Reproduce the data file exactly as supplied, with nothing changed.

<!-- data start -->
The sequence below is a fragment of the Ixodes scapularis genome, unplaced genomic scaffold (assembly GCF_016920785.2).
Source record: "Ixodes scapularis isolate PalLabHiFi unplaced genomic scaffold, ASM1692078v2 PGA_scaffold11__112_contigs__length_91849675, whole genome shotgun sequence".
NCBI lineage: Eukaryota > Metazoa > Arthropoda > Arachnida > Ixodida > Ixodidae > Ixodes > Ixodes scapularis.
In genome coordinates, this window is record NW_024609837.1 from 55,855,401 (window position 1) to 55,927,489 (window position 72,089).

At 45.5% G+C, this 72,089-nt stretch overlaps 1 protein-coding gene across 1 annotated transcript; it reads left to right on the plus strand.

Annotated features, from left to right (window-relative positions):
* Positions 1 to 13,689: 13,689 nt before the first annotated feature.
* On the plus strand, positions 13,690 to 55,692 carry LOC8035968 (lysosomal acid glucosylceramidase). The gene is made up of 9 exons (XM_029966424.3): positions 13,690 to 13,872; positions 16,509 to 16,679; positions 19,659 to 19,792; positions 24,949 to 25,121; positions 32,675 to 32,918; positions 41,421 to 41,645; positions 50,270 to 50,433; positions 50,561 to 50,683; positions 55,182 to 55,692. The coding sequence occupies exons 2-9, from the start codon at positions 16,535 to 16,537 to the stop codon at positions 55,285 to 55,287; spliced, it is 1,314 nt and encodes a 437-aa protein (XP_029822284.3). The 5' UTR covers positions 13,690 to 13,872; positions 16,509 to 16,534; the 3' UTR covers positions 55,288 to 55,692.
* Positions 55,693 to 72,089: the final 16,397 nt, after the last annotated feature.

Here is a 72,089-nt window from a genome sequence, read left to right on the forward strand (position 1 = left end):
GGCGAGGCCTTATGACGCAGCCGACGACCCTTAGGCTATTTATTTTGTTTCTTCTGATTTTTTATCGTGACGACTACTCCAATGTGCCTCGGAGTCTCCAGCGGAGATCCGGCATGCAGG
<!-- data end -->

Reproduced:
The sequence below is a fragment of the Ixodes scapularis genome, unplaced genomic scaffold (assembly GCF_016920785.2).
Source record: "Ixodes scapularis isolate PalLabHiFi unplaced genomic scaffold, ASM1692078v2 PGA_scaffold11__112_contigs__length_91849675, whole genome shotgun sequence".
NCBI lineage: Eukaryota > Metazoa > Arthropoda > Arachnida > Ixodida > Ixodidae > Ixodes > Ixodes scapularis.
In genome coordinates, this window is record NW_024609837.1 from 55,855,401 (window position 1) to 55,927,489 (window position 72,089).

At 45.5% G+C, this 72,089-nt stretch overlaps 1 protein-coding gene across 1 annotated transcript; it reads left to right on the plus strand.

Annotated features, from left to right (window-relative positions):
* Positions 1 to 13,689: 13,689 nt before the first annotated feature.
* On the plus strand, positions 13,690 to 55,692 carry LOC8035968 (lysosomal acid glucosylceramidase). The gene is made up of 9 exons (XM_029966424.3): positions 13,690 to 13,872; positions 16,509 to 16,679; positions 19,659 to 19,792; positions 24,949 to 25,121; positions 32,675 to 32,918; positions 41,421 to 41,645; positions 50,270 to 50,433; positions 50,561 to 50,683; positions 55,182 to 55,692. The coding sequence occupies exons 2-9, from the start codon at positions 16,535 to 16,537 to the stop codon at positions 55,285 to 55,287; spliced, it is 1,314 nt and encodes a 437-aa protein (XP_029822284.3). The 5' UTR covers positions 13,690 to 13,872; positions 16,509 to 16,534; the 3' UTR covers positions 55,288 to 55,692.
* Positions 55,693 to 72,089: the final 16,397 nt, after the last annotated feature.

Here is a 72,089-nt window from a genome sequence, read left to right on the forward strand (position 1 = left end):
GGCGAGGCCTTATGACGCAGCCGACGACCCTTAGGCTATTTATTTTGTTTCTTCTGATTTTTTATCGTGACGACTACTCCAATGTGCCTCGGAGTCTCCAGCGGAGATCCGGCATGCAGG